May 29, 2007
'Fowl' play worries MurraySens coach wants equal treatment
By BRUCE GARRIOCH
ANAHEIM - Bryan Murray was seeing red yesterday.
The Senators coach doesn’t want to instruct his players to do anything stupid, but Murray indicated if the Anaheim Ducks are going to be able get away with hooking, holding and obstruction, he’s going to tell Ottawa players to do the same.
With Game 2 set for Wednesday night and the Senators trailing 1-0 in the Stanley Cup final, Murray has decided what is good for the goose is good for the gander, so the Ducks can expect Ottawa players to change their game.
Asked by the Sun during his press conference about the Senators response to the Ducks physical challenge in a 3-2 loss in Game 1 of the final Monday, Murray went into diatribe about the officiating.
“They got their physical play from good dump-ins and us not holding anybody up,” said Murray. “Their first man in, got the hits. That was the main part. The other part is when people are standing around in front of the net trying to defend and they’re hammering away at our defencemen, as well as our goaltender. Those are two areas that concern me.
“And, I guess, we’ll have to adjust our style and get back to holding up their forechecker better with our man, because it’s obvious that it’s not being called. We have to encourage our guys to do it. Those are areas that help or hurt aggressive play. When they got in time-after-time and got a chance to run a defenceman on a clean shot, it’s difficult for the defenceman to make a play.”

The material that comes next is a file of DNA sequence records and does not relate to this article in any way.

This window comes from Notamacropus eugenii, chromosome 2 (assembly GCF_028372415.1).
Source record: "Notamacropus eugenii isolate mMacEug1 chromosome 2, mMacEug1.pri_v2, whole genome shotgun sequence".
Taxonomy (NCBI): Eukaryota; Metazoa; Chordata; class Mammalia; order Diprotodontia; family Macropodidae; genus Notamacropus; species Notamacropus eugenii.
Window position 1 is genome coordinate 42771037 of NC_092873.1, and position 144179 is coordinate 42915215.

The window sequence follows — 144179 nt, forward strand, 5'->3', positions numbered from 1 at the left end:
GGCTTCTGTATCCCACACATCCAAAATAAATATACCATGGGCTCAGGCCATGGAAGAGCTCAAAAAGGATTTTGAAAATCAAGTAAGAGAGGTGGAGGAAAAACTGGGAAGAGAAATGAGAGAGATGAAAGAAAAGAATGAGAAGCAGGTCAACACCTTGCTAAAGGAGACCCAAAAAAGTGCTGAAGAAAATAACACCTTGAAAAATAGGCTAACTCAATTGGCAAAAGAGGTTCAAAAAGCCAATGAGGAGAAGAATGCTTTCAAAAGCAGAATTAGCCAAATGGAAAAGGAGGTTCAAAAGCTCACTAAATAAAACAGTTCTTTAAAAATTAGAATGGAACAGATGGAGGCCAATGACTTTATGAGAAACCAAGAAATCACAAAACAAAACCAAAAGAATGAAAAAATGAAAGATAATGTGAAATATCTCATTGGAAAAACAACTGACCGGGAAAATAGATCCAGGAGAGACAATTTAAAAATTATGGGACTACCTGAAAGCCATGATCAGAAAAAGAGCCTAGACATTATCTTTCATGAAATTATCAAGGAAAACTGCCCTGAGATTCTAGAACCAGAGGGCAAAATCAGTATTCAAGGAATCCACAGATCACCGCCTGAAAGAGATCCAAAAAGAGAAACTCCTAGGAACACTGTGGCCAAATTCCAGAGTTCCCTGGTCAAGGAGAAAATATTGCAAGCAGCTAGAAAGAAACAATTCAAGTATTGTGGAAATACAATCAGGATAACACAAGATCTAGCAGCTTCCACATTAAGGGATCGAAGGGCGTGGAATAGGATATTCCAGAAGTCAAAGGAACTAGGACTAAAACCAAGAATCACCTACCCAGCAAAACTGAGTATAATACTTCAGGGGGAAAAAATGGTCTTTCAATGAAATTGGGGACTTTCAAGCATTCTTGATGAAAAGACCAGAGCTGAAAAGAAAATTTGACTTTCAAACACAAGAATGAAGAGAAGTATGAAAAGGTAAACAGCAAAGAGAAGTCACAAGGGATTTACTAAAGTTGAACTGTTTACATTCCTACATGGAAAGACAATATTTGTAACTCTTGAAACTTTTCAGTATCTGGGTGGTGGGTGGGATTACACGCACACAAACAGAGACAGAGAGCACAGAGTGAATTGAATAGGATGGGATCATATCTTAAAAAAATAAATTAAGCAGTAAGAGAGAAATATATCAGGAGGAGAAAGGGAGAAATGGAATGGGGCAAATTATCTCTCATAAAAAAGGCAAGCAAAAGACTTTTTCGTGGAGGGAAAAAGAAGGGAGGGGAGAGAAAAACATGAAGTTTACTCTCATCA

Does that mean Murray thinks the officials have to do a better job?
“No, I think the rules have to be made clear to me. That’s all,” said Murray, who does plan to discuss the matter with the series supervisor before Game 2 tonight. But, Murray said he spoke with former Detroit coach Scotty Bowman Monday about the way the Ducks play before the puck was dropped. According to Murray, Bowman told him that the Senators had to be ready for the Ducks being allowed to get away with the illegal tactics.
“I just talked to some of the Detroit people and they just told me this is the way it went (in the last series),” said Murray. “I guess it should have been clear in my mind this is what’s going to happen and we’ll be allowed to do likewise.”
The Senators are concerned about the way the Ducks play and that’s why they’re trying to come up with a response because Ottawa is built around skill and speed. If guys like Chris Pronger and Scott Niedermayer are allowed to hold the likes of Jason Spezza, Dany Heatley and Daniel Alfredsson up, then it will be tough.
“We’ve got to quit trying to be cute,” said defenceman Joe Corvo. “We’ve basically got to do what they did to us. They dumped the puck in and chased and we were trying to make cute plays at the blueline. We were doing that at the wrong time.
“We got frustrated and that’s something we’ve got to change. We knew that they were just going to dump it in and try to bang us and scare us. They did exactly that. It’s a credit to them, they got all over us in that aspect. But, I’m not going to say much about things that they do like crosschecks, holds and stuff like that. I guess it’s part of the game.. I guess what we can learn from it is that maybe we can do some of the same thing and get away with it.”
But, the Senators have to be careful because they’re skating on thin ice. The response by the officials to Murray’s accusations can be that Ottawa had seven power play opportunities in the game - including a 5-on-3 in the second period - and the Ducks had four. Of course, this should have hockey fans worried because if a team that is built on obstruction wins the Cup, then teams down the road will follow.
“It sure looked like (the obstruction is coming back),” said Ottawa blueliner Chris Phillips. “If they’re going to let that go a little bit, instead of putting your hands up in the air and waiting for the call, we just have to do what we can get away with.”